NEW YORK — Gwyneth Paltrow likes Tampa-style ramen.
Thursday evening, with paparazzi set up across the street, Paltrow and friends slurped their way through the three offerings at New York City's red-hot Ramen Lab. It was an unusual opportunity for an incoming Tampa restaurant to get some major exposure on a big-city stage.
Run by Sun Noodle as a test-kitchen restaurant, Ramen Lab this month embarked on a guest chef program. Its inaugural visitor was restaurateur Noel Cruz, who will open Tampa's first ramen house, called Ichicoro, in Seminole Heights at the end of June. It will have an open concept, and about 50 seats.
On Friday night, I got Paltrow's exact spot at the 10-seat noodle bar. There were no seats in this setup, so guests wrangled noodles Blade Runner-style while standing. Cuban music jangled out of the speakers as the line of would-be diners snaked down the block. Cruz, Masa Takaku and Chakira Hiratsu — the team coming to 5229 N Florida Ave. next month — showed New Yorkers what Tampa-style is all about.
First, it's about ingredients: gulf shrimp, citrus, corn and tomato all make unusual showings. But it's also about style: Tampa's sultry climate means Cruz offers an array of refreshing brothless noodle dishes, plus some extra spiciness (kosho, a pepper paste, is made of Florida citrus and habaneros) to beat the heat.
Christina Wang, who stood two spots over at Ramen Lab, is a consultant for Sun Noodle and a ramen aficionado.
"This is not a traditional ramen experience," she said. "The Cuban music, the sharp, spicy flavors. To be able to show New York this is really amazing."
But is Tampa ready for ramen?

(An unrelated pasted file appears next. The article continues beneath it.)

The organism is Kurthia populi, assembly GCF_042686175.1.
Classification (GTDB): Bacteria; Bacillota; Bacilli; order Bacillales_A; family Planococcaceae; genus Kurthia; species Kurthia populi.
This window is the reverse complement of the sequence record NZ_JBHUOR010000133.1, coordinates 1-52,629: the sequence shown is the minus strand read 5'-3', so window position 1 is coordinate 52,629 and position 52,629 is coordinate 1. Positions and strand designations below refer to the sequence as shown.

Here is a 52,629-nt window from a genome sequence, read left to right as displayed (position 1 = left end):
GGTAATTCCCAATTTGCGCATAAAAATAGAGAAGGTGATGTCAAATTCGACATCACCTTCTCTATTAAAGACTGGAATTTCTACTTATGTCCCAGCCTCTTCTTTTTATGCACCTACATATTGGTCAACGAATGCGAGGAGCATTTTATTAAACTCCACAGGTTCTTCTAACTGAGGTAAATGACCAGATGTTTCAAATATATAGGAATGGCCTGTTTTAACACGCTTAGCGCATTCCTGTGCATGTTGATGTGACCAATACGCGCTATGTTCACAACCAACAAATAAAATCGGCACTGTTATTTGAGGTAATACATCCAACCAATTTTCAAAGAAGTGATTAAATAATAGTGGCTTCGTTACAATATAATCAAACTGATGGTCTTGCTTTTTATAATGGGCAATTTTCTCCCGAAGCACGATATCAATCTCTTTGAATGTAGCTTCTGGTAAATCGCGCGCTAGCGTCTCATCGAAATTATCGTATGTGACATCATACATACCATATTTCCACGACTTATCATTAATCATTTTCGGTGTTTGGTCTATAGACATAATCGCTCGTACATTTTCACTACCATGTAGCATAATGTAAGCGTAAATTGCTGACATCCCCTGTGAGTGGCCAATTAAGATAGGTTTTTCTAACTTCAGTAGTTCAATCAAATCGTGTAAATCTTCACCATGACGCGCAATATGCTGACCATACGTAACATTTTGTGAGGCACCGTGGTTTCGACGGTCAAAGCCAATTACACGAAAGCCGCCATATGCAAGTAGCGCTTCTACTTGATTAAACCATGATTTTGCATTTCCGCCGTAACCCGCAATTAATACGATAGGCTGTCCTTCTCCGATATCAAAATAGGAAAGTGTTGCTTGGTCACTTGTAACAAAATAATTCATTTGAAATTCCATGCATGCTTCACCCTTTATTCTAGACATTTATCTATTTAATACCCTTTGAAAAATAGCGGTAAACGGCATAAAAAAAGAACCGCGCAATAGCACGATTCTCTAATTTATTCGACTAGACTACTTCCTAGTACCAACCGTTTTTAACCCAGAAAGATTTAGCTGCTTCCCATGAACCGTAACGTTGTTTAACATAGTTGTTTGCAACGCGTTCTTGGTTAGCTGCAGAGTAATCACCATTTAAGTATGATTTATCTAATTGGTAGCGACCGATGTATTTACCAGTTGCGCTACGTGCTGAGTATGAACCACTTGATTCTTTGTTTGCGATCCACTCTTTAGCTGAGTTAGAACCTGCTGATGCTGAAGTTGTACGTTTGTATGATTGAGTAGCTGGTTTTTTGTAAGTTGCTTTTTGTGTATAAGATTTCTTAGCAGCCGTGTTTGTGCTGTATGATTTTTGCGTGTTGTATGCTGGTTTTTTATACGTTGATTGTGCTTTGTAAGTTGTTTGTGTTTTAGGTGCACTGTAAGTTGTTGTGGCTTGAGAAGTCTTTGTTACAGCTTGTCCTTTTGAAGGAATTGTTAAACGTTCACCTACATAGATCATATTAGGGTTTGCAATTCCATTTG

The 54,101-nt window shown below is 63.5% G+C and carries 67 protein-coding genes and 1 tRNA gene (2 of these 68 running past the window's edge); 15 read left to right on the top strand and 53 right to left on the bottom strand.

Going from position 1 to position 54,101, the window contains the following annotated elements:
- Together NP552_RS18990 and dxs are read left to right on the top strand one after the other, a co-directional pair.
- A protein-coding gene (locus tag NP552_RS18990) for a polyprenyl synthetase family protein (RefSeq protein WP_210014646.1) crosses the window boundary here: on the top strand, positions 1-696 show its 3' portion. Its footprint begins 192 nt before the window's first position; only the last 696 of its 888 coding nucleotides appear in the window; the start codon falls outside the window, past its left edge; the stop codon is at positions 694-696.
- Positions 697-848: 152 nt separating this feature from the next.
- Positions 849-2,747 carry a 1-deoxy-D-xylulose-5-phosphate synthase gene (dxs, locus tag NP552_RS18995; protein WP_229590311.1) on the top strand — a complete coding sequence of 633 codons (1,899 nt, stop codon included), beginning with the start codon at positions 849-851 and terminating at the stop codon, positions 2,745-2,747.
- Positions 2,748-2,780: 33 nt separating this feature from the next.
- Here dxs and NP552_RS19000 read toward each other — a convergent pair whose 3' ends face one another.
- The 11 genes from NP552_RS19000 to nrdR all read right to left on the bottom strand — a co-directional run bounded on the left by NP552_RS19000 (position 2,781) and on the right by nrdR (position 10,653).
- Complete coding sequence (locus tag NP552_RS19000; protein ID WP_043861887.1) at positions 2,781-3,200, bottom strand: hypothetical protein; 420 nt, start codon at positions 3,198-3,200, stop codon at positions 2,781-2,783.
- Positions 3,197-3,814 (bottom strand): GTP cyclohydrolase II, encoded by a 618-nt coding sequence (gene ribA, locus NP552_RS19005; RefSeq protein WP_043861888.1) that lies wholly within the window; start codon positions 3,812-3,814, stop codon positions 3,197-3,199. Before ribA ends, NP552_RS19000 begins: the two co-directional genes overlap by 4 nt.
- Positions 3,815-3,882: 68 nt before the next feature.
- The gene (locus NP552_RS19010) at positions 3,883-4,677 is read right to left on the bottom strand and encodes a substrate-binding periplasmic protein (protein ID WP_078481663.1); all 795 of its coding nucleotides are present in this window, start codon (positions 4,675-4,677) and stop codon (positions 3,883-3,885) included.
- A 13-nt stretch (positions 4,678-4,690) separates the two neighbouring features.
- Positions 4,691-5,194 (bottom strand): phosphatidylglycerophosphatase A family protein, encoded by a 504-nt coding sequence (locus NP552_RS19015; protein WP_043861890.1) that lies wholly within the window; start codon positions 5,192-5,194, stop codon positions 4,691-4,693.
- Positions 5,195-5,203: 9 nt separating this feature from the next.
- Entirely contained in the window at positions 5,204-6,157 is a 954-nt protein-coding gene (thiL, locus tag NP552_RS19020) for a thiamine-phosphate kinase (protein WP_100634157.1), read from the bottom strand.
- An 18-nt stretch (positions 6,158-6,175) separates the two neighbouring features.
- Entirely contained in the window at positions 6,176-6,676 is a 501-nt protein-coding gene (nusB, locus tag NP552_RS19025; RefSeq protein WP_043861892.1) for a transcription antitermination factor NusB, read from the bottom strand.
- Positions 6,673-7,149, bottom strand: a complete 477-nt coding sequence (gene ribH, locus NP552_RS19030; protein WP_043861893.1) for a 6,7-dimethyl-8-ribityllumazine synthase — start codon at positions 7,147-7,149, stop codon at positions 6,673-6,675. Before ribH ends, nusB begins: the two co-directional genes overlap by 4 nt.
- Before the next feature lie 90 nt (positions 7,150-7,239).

"It takes a while to spread that desire," Wang cautioned, her bowl of spicy abura soba reduced to a couple of scallion flecks.
Cruz, who grew up in the Tampa Bay area and went to the University of Florida, is adamant.
"I've contemplated doing something down there for years but it never felt right, timing-wise," he said. "The ramen thing came the last couple years and I got connected with some friends up here, but I don't see any of it down in Tampa. It seems like the right time for something truly authentic."
This is not your college kid's ramen, that cube of instant sustenance with the creepy powder pack.
There's an art to making the broth: the most common types are shoyu (soy sauce), miso, shio (salt) and tonkotsu (pork-bone soup). Some are light and simple, others rich with a slick of flavorful oil at the top.
Noodles are often fresh and toppings include plush chashu (thick, fatty pork slices), kamaboko (fish cake slices), bean sprouts, onions, green onions, nori, seasoned bamboo shoots, mushrooms, beni shoga (pickled red ginger strips) and boiled eggs. And they are eaten swiftly via chopsticks and a spoon assist, with much slurping and sucking (seriously, have at it), the bowl picked up at the end to get the remaining broth.
The best part? It's a flavorful one-dish meal with a cultish following that will set you back maybe $12. Paltrow and friends may not sweat the price tag, but for me and Bedford-Stuyvesant, Brooklyn, resident Brian Bates, Takaku's apartment-mate and the diner to the right of me, trying out Tampa-style ramen was affordable entertainment.
And while Paltrow left the Ramen Lab cloaked in a sweater, Cruz said, the paparazzi confusedly yelling, "Jennifer Lawrence, Jennifer, show us your face," I walked out into the warm New York evening full of Tampa-style ramen, and no one confused me with anyone.
Contact Laura Reiley at firstname.lastname@example.org or (727) 892-2293. Follow @lreiley.